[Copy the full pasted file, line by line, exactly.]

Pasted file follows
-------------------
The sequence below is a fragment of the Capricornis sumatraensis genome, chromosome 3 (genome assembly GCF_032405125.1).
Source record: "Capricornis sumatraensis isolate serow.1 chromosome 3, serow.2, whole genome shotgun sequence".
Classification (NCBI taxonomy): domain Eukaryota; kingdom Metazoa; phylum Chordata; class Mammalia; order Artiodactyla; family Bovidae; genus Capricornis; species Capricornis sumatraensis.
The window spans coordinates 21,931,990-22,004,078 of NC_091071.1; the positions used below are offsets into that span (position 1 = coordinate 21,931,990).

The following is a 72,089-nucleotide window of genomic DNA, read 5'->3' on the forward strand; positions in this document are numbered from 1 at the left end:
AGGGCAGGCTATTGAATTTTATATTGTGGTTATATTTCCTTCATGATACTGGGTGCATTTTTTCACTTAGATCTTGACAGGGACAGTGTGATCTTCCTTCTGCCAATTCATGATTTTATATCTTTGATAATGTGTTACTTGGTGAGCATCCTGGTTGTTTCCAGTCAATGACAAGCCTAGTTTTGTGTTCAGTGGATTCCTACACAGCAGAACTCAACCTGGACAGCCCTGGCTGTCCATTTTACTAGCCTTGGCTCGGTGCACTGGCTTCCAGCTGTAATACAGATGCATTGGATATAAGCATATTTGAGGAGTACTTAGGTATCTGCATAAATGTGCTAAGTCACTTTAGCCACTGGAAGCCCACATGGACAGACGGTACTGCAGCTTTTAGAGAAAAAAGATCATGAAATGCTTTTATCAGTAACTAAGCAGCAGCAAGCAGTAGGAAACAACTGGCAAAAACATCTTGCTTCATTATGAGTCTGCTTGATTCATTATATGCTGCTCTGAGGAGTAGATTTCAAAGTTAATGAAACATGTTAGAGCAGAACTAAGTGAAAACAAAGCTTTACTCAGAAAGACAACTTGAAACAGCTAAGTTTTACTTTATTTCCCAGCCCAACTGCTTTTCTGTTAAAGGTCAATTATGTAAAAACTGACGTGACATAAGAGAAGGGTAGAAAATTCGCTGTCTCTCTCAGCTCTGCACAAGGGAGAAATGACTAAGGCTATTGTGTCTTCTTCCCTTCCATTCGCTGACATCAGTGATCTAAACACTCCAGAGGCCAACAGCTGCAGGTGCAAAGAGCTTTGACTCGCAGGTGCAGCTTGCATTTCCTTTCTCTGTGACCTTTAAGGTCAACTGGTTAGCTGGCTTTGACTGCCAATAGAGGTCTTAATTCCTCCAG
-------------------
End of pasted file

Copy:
The sequence below is a fragment of the Capricornis sumatraensis genome, chromosome 3 (genome assembly GCF_032405125.1).
Source record: "Capricornis sumatraensis isolate serow.1 chromosome 3, serow.2, whole genome shotgun sequence".
Classification (NCBI taxonomy): domain Eukaryota; kingdom Metazoa; phylum Chordata; class Mammalia; order Artiodactyla; family Bovidae; genus Capricornis; species Capricornis sumatraensis.
The window spans coordinates 21,931,990-22,004,078 of NC_091071.1; the positions used below are offsets into that span (position 1 = coordinate 21,931,990).

The following is a 72,089-nucleotide window of genomic DNA, read 5'->3' on the forward strand; positions in this document are numbered from 1 at the left end:
AGGGCAGGCTATTGAATTTTATATTGTGGTTATATTTCCTTCATGATACTGGGTGCATTTTTTCACTTAGATCTTGACAGGGACAGTGTGATCTTCCTTCTGCCAATTCATGATTTTATATCTTTGATAATGTGTTACTTGGTGAGCATCCTGGTTGTTTCCAGTCAATGACAAGCCTAGTTTTGTGTTCAGTGGATTCCTACACAGCAGAACTCAACCTGGACAGCCCTGGCTGTCCATTTTACTAGCCTTGGCTCGGTGCACTGGCTTCCAGCTGTAATACAGATGCATTGGATATAAGCATATTTGAGGAGTACTTAGGTATCTGCATAAATGTGCTAAGTCACTTTAGCCACTGGAAGCCCACATGGACAGACGGTACTGCAGCTTTTAGAGAAAAAAGATCATGAAATGCTTTTATCAGTAACTAAGCAGCAGCAAGCAGTAGGAAACAACTGGCAAAAACATCTTGCTTCATTATGAGTCTGCTTGATTCATTATATGCTGCTCTGAGGAGTAGATTTCAAAGTTAATGAAACATGTTAGAGCAGAACTAAGTGAAAACAAAGCTTTACTCAGAAAGACAACTTGAAACAGCTAAGTTTTACTTTATTTCCCAGCCCAACTGCTTTTCTGTTAAAGGTCAATTATGTAAAAACTGACGTGACATAAGAGAAGGGTAGAAAATTCGCTGTCTCTCTCAGCTCTGCACAAGGGAGAAATGACTAAGGCTATTGTGTCTTCTTCCCTTCCATTCGCTGACATCAGTGATCTAAACACTCCAGAGGCCAACAGCTGCAGGTGCAAAGAGCTTTGACTCGCAGGTGCAGCTTGCATTTCCTTTCTCTGTGACCTTTAAGGTCAACTGGTTAGCTGGCTTTGACTGCCAATAGAGGTCTTAATTCCTCCAG